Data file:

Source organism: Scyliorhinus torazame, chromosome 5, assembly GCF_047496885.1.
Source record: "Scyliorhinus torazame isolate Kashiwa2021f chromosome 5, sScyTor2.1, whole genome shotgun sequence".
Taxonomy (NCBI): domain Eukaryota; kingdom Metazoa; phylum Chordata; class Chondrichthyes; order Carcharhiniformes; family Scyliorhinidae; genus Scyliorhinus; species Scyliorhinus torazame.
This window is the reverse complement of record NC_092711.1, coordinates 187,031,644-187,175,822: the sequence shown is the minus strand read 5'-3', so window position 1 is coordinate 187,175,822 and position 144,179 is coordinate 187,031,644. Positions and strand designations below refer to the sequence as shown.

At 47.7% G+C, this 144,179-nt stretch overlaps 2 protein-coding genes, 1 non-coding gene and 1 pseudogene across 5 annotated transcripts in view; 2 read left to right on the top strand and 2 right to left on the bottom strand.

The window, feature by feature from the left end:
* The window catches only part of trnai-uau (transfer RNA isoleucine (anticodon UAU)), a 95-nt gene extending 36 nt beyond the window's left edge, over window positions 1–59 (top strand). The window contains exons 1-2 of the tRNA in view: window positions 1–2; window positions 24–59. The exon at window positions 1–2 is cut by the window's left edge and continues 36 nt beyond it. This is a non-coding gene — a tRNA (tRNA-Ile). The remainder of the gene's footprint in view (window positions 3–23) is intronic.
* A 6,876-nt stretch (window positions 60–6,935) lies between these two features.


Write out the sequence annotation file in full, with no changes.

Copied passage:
Source organism: Scyliorhinus torazame, chromosome 5, assembly GCF_047496885.1.
Source record: "Scyliorhinus torazame isolate Kashiwa2021f chromosome 5, sScyTor2.1, whole genome shotgun sequence".
Taxonomy (NCBI): domain Eukaryota; kingdom Metazoa; phylum Chordata; class Chondrichthyes; order Carcharhiniformes; family Scyliorhinidae; genus Scyliorhinus; species Scyliorhinus torazame.
This window is the reverse complement of record NC_092711.1, coordinates 187,031,644-187,175,822: the sequence shown is the minus strand read 5'-3', so window position 1 is coordinate 187,175,822 and position 144,179 is coordinate 187,031,644. Positions and strand designations below refer to the sequence as shown.

At 47.7% G+C, this 144,179-nt stretch overlaps 2 protein-coding genes, 1 non-coding gene and 1 pseudogene across 5 annotated transcripts in view; 2 read left to right on the top strand and 2 right to left on the bottom strand.

The window, feature by feature from the left end:
* The window catches only part of trnai-uau (transfer RNA isoleucine (anticodon UAU)), a 95-nt gene extending 36 nt beyond the window's left edge, over window positions 1–59 (top strand). The window contains exons 1-2 of the tRNA in view: window positions 1–2; window positions 24–59. The exon at window positions 1–2 is cut by the window's left edge and continues 36 nt beyond it. This is a non-coding gene — a tRNA (tRNA-Ile). The remainder of the gene's footprint in view (window positions 3–23) is intronic.
* A 6,876-nt stretch (window positions 60–6,935) lies between these two features.